Adventure game sequels

March 21, 2013

I’m sorry to say that I still don’t see any realistic way to start developing a sequel to any of our former games. It took three games to learn that the kind of game I want to develop — and have developed — is too big for the flash platform. But if I take it to the next level, which is a HD quality downloadable title, ported to mobile platforms, I face financial challenges that I’m yet to overcome. I can develop a flash game in a few months by myself, but developing a downloadable title takes at least a year and at least 4 people.

It’s too big for a flash game, it’s too small for a downloadable title, so I’m kind of stuck in between.

11 Responses to “Adventure game sequels”

  1. Wyverald Says:

    Hey “admin”! Big fan of your games here.

    Sorry to hear you’re having a problem, but there might be a perfect solution. Have you tried starting a kickstarter at say http://indiegogo.com ? You might just be able to muster what you need to release an indie title.

    No matter what happens, thanks for your amazing adventure games and you have my support.

  2. admin Says:

    Thanks for the tip, we’re considering that option too.

  3. Gallien Says:

    Your Morningstar was a real masterpiece, other games were also very very good – i cannot even imagine what “a HD quality downloadable title” will be like 🙂
    I mean – there are many people who appreciate your games and waiting for new ones – so please don’t give up!

  4. Kempler Says:

    Thank you for Morningstar, I can imagine it was a lot of work. I hope you continue to develop more games. (A sequel to Morningstar would be nice.)

  5. Anony Says:

    Downloadable and multi-platform???
    Perhaps consider Lazurus IDE which uses Free-Pascal.
    It’s not an obvious choice.

    And it’s free, but to keep costs down you can easily code your own library and gaming engine.
    On the flip side you will avoid stack errors and the like, because Pascal requires full declarations and has already put limits on variable types (unless you do so explicitly). But there is the learning curve to deal with.

    Regardless, hope you continue making games as you’ve a real talent.
    PS. Surprisingly I really liked Morningstar !!! Thanks.

  6. LukeZaz Says:

    Odds are this comment won’t be read, since it’s been so long, but have you considered using Unity? You don’t really need to buy it to make something good, and you’re only required to if you surpass $100,000 in revenue over a year. Perhaps it might offer a good middle-ground.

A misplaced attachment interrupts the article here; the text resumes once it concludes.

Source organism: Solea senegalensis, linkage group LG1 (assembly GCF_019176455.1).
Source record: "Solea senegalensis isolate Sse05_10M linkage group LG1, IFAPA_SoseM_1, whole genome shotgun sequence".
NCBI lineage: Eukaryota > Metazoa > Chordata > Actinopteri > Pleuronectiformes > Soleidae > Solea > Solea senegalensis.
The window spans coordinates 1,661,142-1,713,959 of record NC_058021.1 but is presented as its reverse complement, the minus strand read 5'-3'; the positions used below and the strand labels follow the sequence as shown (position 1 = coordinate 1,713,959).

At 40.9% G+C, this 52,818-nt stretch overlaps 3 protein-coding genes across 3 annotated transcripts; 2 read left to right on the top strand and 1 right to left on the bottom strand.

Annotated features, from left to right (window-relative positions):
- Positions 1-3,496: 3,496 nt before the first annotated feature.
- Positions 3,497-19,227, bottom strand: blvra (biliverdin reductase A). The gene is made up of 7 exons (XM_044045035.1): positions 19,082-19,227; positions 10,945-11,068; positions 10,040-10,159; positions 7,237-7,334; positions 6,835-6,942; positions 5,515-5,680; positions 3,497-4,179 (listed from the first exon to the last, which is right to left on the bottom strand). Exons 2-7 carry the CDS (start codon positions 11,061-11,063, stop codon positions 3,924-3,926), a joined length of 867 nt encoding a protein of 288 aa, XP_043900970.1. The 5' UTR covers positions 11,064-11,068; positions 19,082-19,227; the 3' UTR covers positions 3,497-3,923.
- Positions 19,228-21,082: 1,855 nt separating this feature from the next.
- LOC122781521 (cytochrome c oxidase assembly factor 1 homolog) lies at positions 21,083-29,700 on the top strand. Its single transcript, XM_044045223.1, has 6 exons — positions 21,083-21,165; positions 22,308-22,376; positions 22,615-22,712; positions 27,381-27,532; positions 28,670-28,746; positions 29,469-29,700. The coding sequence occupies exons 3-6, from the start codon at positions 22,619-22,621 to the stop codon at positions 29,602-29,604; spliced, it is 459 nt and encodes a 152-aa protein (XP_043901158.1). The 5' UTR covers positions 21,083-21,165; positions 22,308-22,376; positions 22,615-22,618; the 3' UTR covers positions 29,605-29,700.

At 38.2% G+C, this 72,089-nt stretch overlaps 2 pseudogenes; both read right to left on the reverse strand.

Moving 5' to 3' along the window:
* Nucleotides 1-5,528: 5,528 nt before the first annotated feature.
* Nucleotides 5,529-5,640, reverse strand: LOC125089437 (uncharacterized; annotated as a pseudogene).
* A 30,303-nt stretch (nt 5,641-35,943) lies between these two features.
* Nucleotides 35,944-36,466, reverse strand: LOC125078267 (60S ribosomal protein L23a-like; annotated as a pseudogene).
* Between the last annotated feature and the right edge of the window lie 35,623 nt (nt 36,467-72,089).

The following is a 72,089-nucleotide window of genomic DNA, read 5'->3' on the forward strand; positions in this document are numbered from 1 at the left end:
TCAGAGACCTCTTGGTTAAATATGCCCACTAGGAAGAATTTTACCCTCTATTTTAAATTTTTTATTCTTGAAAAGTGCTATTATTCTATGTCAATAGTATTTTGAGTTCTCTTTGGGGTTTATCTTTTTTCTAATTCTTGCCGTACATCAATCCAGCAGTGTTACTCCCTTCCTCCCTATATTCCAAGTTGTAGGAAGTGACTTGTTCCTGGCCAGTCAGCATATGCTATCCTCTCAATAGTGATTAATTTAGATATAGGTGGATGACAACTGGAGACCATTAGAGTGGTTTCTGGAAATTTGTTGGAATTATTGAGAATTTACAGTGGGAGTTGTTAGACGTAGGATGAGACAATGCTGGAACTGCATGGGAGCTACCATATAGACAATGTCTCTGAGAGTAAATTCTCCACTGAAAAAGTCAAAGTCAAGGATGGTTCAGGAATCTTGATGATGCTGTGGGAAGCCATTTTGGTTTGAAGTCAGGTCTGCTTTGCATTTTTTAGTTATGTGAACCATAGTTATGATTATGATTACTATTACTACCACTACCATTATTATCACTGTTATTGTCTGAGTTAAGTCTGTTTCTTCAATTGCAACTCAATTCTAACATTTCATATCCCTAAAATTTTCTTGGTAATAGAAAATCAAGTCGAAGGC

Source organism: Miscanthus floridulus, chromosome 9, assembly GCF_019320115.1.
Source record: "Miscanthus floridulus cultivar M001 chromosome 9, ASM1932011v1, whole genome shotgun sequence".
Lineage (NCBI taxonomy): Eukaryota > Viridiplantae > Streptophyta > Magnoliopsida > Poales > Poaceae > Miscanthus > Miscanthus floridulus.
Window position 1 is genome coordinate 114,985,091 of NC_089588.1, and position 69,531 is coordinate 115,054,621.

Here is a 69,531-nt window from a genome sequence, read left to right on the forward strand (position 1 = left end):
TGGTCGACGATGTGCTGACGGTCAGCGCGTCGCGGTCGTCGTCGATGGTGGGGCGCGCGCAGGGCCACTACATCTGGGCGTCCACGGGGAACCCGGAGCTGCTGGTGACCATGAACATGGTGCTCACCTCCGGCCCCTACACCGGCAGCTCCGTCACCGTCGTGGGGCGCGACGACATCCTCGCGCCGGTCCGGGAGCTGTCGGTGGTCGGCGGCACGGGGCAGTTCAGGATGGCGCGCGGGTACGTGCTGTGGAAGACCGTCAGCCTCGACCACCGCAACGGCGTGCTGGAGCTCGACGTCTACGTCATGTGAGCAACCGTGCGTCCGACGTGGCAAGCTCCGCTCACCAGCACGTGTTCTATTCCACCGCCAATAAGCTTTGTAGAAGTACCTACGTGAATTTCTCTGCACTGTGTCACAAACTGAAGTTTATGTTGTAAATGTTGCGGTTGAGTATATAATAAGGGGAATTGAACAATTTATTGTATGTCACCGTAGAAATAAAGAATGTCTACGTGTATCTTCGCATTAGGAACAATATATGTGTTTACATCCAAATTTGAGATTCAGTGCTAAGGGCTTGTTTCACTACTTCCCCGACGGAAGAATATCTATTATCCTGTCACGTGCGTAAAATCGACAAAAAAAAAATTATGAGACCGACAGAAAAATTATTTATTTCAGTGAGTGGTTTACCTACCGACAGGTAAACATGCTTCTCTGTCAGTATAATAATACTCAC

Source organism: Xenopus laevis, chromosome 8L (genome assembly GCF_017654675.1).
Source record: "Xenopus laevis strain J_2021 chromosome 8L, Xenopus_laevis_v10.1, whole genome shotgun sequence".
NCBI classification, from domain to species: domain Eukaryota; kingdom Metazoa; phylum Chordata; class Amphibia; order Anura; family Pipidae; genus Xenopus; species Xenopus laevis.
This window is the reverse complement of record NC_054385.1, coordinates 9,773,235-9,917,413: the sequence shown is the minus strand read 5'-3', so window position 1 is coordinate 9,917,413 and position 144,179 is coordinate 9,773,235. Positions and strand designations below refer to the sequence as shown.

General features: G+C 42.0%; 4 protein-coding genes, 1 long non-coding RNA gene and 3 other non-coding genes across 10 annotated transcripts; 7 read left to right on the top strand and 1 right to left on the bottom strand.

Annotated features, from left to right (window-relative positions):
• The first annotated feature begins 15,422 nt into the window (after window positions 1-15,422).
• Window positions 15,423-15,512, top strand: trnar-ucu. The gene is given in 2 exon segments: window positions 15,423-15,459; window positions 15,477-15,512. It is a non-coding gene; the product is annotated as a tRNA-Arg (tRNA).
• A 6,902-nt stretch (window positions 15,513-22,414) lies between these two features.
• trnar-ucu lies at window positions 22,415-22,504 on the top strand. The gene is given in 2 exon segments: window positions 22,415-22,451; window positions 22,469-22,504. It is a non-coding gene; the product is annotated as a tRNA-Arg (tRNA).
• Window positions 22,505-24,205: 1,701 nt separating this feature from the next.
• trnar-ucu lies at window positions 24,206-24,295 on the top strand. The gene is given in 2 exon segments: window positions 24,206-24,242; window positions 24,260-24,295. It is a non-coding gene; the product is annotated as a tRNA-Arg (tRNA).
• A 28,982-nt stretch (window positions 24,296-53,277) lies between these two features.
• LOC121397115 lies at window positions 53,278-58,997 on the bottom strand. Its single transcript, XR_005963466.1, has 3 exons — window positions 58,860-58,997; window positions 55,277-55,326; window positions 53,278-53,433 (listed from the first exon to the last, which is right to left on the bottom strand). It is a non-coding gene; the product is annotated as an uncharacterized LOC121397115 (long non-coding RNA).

It publishes to almost everything, too. Free version offers PC, Mac, Linux, Flash and there’s also regular old Unity Web Player, too.

  7. admin Says:

    Thanks for the suggestion. I’m familiar with Unity, but technology was never the issue. What it usually comes down to is creating a huge amount of assets.

  8. Shelby Says:

    Hmmm…as you said, the problem isn’t the technology. It’s being able to tell the story you want to tell in a way that’s both fun and engaging, as well as accessible to players. However, if I may interject, I actually liked the style of Heatherdale and Morningstar. Still, the asset issue is certainly a head-scratcher. I took an animation class in college and am minoring in computer science, and data storage is just one of those things that no one seems to have a perfect solution for yet. Still, I hope you aren’t giving up on these games completely, as they are perhaps your biggest draws so far. Perhaps a smaller side-game or side-story (such as a prologue or something) would be a good way to keep interest high, especially if you do decide to use Kickstarter. You said you can make a flash game in a matter of months, right? Maybe use that to make sure the interest is still there. See how many fans and potential buyers you have before you decide to give up.
    No matter what decision you make in the end, I have found your games to be fun and the character dialogue in particular really stuck with me (especially in Morningstar). They intrigue me. They create suspense and fear without resorting to cheap jump-scares. All in all, if you do decide to make a for-profit game in the end, I can say you’ll have at least one customer.

  9. John Says:

    Just to say a huge thank you for Morningstar! great story, really atmospheric. thank you.


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